On September 29th of this year, indie pop icon and Vine star Ricky Montgomery released his second full-length studio album, “Rick.” The album is a unique and intimate reexamination of Montgomery’s tumultuous childhood and teenage years. He explores themes of inadequacy, loss, and vulnerability, all through the lens of his formative life experiences. This album also branches off from his initial theater kid-esque style and showmanship and moves towards a more melancholy, grounded sound.
The album is primarily a tribute to Montgomery’s late father, known as “Rick”. His estranged relationship with his father following his parents’ divorce and his move from California to Missouri in 2005 shaped the intensity of his trauma from that relationship and its end. His father tragically committed suicide in 2009, which left a lasting impact on all of the music Montgomery would later make. Until Montgomery found his father’s handwritten letters letting him know that it was not so, the suicide had been believed to have been a scuba-diving accident, according to the “House of Solo” article “Ricky Montgomery Grapples With His Father’s Suicide 15 Years Later on Raw & Powerful New Single ‘Black Fins.’” This trauma is explored more in-depth throughout “Rick.”
The album’s most obvious example of Montgomery’s feelings towards his father’s suicide is the album’s penultimate track, “Black Fins.” It begins with the soft, somber striking of muted piano keys, which fades into Montgomery’s gentle crooning of lyrics based on a poem he had written at the time of his father’s suicide. The song’s context combined with its meanderingly desolate sound makes it both powerfully bitter and heartbreaking. Through the new channel of alternative rock, the song’s sound echoes the brooding and melancholy sound of his previous album. The song begins softly and slowly, dancing through subtle hints of trauma, and gradually builds to a profoundly passionate breaking point.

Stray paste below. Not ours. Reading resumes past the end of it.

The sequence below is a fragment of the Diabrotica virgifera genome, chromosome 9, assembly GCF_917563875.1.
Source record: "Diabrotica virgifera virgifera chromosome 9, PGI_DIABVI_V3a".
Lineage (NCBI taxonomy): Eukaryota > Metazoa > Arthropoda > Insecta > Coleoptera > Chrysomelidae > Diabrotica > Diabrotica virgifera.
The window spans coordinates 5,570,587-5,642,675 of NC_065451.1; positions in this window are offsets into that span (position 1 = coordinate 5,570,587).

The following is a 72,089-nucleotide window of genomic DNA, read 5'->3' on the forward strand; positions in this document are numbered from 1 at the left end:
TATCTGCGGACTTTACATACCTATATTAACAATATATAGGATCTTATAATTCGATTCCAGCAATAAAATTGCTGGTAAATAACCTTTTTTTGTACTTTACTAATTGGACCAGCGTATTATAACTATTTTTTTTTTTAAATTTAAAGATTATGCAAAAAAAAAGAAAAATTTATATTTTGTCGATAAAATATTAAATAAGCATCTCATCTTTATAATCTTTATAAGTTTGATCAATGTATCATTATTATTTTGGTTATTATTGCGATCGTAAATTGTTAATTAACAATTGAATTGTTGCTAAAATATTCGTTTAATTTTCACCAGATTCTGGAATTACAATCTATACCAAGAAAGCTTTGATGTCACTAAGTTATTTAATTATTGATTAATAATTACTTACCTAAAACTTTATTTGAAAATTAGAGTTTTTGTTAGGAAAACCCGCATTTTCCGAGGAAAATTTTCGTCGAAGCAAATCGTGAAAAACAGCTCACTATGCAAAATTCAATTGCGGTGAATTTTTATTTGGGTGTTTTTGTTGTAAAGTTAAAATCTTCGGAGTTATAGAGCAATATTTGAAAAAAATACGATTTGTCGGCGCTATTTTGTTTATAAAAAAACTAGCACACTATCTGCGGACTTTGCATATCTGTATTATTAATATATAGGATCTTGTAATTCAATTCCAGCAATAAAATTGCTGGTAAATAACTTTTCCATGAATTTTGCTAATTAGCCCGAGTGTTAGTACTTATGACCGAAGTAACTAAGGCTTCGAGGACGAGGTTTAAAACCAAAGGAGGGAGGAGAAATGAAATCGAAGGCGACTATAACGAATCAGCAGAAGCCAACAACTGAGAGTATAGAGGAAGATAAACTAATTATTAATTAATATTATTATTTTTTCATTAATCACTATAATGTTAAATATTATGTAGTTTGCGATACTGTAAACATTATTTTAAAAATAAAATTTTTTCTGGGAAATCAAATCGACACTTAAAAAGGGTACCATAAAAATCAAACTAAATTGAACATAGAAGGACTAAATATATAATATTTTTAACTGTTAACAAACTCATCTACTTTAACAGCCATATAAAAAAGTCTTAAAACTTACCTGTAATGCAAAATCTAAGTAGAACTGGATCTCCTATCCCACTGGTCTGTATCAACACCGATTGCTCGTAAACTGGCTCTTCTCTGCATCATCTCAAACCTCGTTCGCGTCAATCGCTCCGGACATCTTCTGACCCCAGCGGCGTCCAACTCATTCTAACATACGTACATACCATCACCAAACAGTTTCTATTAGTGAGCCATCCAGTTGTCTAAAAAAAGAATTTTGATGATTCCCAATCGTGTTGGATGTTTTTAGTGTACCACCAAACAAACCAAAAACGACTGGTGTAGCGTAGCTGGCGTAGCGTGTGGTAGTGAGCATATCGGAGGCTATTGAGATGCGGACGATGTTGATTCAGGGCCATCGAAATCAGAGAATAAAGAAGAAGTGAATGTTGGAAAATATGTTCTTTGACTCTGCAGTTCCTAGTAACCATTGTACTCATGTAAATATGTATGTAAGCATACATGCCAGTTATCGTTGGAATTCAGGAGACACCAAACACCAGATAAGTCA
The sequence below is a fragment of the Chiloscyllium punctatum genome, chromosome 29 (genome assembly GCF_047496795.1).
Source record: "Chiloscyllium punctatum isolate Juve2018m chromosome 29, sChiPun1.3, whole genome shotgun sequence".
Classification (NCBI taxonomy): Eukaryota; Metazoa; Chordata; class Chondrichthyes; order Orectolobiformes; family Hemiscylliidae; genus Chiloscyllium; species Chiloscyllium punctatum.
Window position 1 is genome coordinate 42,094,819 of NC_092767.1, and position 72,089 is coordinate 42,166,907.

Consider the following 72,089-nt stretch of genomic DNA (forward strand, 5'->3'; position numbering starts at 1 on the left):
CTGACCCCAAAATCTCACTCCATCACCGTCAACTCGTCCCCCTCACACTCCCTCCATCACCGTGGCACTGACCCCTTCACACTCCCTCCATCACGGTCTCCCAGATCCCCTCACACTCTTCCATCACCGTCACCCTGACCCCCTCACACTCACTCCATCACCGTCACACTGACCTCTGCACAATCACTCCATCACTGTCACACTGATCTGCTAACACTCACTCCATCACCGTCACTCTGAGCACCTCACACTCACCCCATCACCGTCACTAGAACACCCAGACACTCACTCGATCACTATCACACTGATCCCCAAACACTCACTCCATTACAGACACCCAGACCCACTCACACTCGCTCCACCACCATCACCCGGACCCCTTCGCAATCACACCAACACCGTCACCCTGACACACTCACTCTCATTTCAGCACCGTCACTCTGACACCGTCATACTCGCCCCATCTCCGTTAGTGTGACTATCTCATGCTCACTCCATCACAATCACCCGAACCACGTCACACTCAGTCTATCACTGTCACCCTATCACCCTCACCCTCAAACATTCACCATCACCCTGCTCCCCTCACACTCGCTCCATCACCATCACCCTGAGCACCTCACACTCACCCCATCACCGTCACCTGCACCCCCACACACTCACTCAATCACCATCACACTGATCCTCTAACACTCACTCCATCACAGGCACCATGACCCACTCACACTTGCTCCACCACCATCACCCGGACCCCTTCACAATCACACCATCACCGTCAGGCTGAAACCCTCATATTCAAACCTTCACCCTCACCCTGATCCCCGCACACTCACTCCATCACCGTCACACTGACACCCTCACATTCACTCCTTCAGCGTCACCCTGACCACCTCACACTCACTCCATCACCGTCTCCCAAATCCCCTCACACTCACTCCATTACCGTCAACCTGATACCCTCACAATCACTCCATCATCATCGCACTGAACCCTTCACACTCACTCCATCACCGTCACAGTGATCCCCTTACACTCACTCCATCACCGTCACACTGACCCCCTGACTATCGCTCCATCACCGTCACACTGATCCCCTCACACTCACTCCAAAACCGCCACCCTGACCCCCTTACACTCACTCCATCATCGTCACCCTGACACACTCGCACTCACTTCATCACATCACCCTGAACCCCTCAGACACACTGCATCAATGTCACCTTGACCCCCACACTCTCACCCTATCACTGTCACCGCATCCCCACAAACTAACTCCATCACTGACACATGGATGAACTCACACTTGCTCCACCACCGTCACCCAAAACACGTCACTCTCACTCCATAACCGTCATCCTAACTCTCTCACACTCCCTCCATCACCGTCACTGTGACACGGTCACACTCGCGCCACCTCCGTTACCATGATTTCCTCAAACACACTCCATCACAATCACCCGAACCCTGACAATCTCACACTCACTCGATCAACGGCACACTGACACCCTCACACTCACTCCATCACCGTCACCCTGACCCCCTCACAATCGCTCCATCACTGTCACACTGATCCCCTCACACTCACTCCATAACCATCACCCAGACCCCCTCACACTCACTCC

“If your ashes came to life, would you just let me down?” sings Montgomery.
The sobering question echoes eerily in the minds and hearts of the listeners. Montgomery disingenuously toys with the idea that his father may not have been all he thought he was, as if he has no shortage of evidence. In his early life, his mother and father divorced, leaving his mother with custody of him and his sister. Montgomery blames his father for his traumatic move to Missouri and his ambiguously negative feelings concerning his father’s subsequent lack of involvement in his life.
He sings, “Black Fins, wish I would’ve known you through the years,” declaring his deep desire to have known his father before he died and his poignant regret and loss of knowing he never will. “Black Fins”, referencing the scuba-diving flippers he donned at the time of his suicide, is a despair-filled requiem for Montgomery’s father and the relationship that they could have had, had his father been a better person for his son. The song lays his feelings of resentment for his father to rest and begins his trek on the road to forgiveness.